Supported by many associations, Nga hopes that the trial will set a precedent and foster international recognition of the crime of ecocide, Nouvel Observateur said in its article headlined “Agent Orange: Tran To Nga’s historic trial against the agrochemical industry”. In France, it could help victims of chlordecone in the West Indies and even glyphosate, it noted.

If Nga wins, the case would indeed recognise the responsibility of these major firms in harming human life and the environment, the newspaper added.

Trial of lawsuit against US AO/Dioxin producers grabs headlines
Tran To Nga (standing) at meeting between the Vietnamese Embassy in France and young Vietnamese expatriates on September 19, 2020. Source: Collectif Vietnam Dioxine

Liberation, meanwhile, quoted Dow Chemical’s own words as saying Agent Orange is extremely powerful with an “exceptional toxicity”. The defoliant was at the heart of the largest chemical warfare programme in the 20th century, conducted by the US not only in Vietnam but also in neighbouring Laos and Cambodia. Its lasting effects are still being felt today.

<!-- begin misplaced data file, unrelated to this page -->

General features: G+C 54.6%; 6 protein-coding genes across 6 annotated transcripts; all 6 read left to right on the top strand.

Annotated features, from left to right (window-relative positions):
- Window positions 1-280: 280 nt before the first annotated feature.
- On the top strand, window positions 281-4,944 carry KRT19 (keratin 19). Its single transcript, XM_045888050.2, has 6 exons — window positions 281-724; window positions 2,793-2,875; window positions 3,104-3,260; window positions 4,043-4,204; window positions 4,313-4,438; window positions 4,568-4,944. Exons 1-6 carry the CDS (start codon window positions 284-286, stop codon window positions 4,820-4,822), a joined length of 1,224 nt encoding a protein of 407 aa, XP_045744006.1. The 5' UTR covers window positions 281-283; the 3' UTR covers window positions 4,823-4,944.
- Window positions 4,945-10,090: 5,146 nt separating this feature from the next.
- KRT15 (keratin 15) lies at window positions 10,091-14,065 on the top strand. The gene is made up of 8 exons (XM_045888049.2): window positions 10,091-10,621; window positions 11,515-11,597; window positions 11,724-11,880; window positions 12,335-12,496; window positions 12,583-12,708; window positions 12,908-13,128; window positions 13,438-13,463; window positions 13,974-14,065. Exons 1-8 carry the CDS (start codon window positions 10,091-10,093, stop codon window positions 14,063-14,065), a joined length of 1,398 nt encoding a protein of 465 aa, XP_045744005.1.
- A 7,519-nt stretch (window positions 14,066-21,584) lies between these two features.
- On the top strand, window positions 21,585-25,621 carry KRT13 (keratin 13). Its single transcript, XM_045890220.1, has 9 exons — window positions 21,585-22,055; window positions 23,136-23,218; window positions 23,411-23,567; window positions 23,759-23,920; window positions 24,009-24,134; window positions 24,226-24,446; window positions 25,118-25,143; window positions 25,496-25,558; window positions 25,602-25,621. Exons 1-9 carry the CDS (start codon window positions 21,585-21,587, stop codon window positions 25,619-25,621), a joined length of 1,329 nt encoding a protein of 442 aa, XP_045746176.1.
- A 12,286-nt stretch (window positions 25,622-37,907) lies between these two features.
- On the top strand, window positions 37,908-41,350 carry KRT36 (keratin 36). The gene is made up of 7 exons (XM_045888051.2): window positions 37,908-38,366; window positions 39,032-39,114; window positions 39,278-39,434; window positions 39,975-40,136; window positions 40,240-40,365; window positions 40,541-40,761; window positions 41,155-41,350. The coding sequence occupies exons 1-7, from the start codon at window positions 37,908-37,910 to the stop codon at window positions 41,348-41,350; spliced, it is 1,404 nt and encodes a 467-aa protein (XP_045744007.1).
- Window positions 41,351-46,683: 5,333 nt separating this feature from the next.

Franceinfo called Nga “an old lady” who moves slowly, but behind the fragile appearance is a grandmother who has shown all her life that she has “the soul of a fighter”. Nga lost her first daughter, it said, while the second suffers from a malformation and her grandchildren have breathing problems. For years, diseases linked to AO/Dioxin have been hidden by families in Vietnam. One of the challenges for the case is “to make visible this part of history by recognising the nature and the extent of the damage”.

The effects of AO/Dioxin are seen even in the fourth generation, Reporterre said in its story, and at least 100,000 children are suffering from serious congenital anomalies. This civil trial is not only an individual fight but could also have a significant influence on all victims.